All the time we were enjoying the beauty of the country we were discussing our visit to Ireland. Of course, we would have to go to Killarney to see the lakes and we would have to buy some real Irish linen. We went through Harlech and saw the old castle as we passed by. At P e n r h y n d e u d r a e t h we had lunch. Now, please don’t stumble over a word of four syllables! Perhaps I might add that it is supposed to be the longest name for any town in Wales.
When we reached Caernarvon I immediately went to the customs office to make enquiries about Ireland. The officer rang through to the office at Holyhead and I was pleased to learn that it was not necessary to present passports and I was also told that the A.A. man would make all arrangements regarding the shipping of the car. We then felt quite happy about the trip and in spite of the rain, which was still falling, we went on a tour of inspection of the Caernarvon Castle.
This castle is one of the most imposing in the United Kingdom. It was started in 1285 and the building was not completed until 1322. Now most of it is in ruins, but these ruins are most interesting.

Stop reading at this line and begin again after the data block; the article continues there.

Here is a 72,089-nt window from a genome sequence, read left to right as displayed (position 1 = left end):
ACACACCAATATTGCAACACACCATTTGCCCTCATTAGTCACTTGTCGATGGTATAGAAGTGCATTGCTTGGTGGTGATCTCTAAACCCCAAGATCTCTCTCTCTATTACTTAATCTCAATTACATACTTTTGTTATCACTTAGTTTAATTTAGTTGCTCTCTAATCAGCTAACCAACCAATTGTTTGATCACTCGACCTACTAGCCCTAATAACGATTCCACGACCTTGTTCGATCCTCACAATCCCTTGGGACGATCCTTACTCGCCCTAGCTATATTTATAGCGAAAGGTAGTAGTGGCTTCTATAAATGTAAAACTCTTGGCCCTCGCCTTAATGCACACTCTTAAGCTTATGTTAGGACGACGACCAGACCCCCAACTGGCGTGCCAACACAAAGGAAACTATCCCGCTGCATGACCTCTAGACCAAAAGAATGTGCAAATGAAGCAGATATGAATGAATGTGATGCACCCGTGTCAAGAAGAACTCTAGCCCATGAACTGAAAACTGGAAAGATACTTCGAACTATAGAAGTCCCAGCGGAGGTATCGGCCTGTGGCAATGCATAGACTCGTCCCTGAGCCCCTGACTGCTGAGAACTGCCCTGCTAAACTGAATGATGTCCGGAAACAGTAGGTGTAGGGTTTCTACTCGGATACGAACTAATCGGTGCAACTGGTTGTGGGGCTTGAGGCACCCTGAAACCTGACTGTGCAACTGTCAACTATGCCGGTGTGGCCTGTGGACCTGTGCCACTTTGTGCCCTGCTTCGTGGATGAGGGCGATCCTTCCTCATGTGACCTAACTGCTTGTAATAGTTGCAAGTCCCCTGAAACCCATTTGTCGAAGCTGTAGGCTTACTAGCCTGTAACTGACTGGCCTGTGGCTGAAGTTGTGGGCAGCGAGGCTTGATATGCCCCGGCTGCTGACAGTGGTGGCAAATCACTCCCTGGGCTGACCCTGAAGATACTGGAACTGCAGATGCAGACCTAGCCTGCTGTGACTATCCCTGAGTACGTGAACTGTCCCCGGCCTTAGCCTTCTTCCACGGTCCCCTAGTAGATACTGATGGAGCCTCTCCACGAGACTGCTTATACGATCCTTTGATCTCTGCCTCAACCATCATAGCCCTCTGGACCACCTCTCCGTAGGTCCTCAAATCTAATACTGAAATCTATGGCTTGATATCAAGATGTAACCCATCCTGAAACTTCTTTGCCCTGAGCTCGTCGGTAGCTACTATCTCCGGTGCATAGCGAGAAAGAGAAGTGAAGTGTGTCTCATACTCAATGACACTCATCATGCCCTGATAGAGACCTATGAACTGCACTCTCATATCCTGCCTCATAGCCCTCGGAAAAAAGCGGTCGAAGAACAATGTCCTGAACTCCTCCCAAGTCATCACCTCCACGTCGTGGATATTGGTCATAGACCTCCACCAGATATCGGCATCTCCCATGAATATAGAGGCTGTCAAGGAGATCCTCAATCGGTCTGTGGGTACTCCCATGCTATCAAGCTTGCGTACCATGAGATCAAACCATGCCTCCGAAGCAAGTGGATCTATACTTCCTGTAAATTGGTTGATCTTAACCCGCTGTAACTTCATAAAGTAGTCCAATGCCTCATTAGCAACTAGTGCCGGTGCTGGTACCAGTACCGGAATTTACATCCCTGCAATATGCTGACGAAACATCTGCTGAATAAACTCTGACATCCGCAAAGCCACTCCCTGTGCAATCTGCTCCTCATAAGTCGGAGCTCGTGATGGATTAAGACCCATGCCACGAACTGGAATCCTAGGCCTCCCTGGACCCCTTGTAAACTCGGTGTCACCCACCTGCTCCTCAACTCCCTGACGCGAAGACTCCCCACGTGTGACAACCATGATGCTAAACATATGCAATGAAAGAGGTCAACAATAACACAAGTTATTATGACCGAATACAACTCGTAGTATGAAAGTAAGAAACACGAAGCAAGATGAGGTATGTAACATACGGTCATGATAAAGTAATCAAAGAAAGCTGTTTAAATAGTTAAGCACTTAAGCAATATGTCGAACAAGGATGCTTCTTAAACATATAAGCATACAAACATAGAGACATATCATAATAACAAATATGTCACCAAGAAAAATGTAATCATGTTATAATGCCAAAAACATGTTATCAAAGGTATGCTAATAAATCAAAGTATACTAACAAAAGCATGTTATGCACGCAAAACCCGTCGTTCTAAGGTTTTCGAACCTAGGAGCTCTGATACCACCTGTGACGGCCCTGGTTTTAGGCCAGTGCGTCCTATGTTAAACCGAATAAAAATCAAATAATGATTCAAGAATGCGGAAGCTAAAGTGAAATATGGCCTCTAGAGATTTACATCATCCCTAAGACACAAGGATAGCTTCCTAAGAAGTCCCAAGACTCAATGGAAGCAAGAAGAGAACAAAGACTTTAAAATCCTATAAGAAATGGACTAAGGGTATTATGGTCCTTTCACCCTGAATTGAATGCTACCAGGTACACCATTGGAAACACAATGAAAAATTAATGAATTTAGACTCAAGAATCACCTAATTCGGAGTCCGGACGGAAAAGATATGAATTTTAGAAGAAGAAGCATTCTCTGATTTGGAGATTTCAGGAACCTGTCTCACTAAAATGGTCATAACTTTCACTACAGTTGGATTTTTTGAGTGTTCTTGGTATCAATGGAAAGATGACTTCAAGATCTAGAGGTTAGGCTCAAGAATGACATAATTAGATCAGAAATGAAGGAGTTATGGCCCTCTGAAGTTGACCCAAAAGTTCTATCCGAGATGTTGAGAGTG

We spent about an hour going over it and just as I was leaving I saw the castle key which was presented to the King only a short time ago when it was handed over to him on behalf of the nation. This key weighs five pounds and is padlocked to a heavy chain so that it cannot be removed. I got the man in charge to unlock it and hold it while I took his photo.
It was now getting late in the afternoon and we still had about 40 miles to go before we reached Holyhead, from which port we were to sail for Ireland. At Bangor we turned to the island of Anglesey and went over the very high Menai suspension bridge. We were only permitted to go at 4 miles per hour and when I looked over the side of the bridge it made me feel dizzy.